How to Clean A Fish Bowl

Save

Things You'll Need

  • Fresh Water
  • Water Conditioner
Introduction
Introduction (Image: Roel van Eekelen/Demand Media)

Is your goldfish bowl getting cloudy and gross? Here's how to give your pet a sparkling clean home!

Step 1

Fill a couple of pitchers with clean tap water. Add a couple of drops of water conditioner (usually one or two drops per gallon), and let it sit for 24 hours.

The water in the pitchers has to be exactly the same temperature as the water in the bowl, or the shock of a temperature change can kill your fish. Testing the temperature with your finger to see if it's "close enough" so you can use it immediately is inaccurate at best, and can lead to a dead fish. Be patient, plan ahead and wait the 24 hours.

Step 1
Step 1 (Image: Roel van Eekelen/Demand Media)

Step 2

Scoop the fish out of its bowl with a net, and deposit it in the pitcher of new water. Dump the bowl of dirty water down the sink, using a sieve to catch the rocks and faux plants.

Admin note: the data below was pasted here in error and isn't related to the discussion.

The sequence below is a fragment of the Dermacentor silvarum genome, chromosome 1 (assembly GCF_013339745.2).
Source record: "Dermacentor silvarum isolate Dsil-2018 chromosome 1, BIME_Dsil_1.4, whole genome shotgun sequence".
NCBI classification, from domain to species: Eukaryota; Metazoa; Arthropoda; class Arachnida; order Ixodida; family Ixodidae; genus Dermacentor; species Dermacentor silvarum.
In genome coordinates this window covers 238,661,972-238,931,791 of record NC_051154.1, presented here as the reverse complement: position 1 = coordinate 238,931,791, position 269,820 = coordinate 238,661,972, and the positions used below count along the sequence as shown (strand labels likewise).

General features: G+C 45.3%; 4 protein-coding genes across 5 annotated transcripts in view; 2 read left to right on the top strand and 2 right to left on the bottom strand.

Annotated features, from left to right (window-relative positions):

Step 2
Step 2 (Image: Roel van Eekelen/Demand Media)

Step 3

Wash the bowl with warm water and a soft rag. NO SOAP! As well as you think you've rinsed the bowl, soap residue and the chemicals left behind can kill your fish. Same goes for the rocks and plants. Rinse them thoroughly with warm water in the sieve, stirring them with your hand to make sure you get all the fish feces and scum off (it's inevitable that a small amount will stay behind, but that's OK so long as you get most of it).

Step 3
Step 3 (Image: Roel van Eekelen/Demand Media)

Step 4

Rearrange the rocks and faux plants in your fish bowl, making sure they are room temperature before reintroducing your fish. Pour the clean water and fish back into the bowl.

Step 4
Step 4 (Image: Roel van Eekelen/Demand Media)

Related Searches

Promoted By Zergnet

Comments

You May Also Like

Related Searches

Check It Out

How to Make an Elevated Dog Feeder

M
Is DIY in your DNA? Become part of our maker community.
Submit Your Work!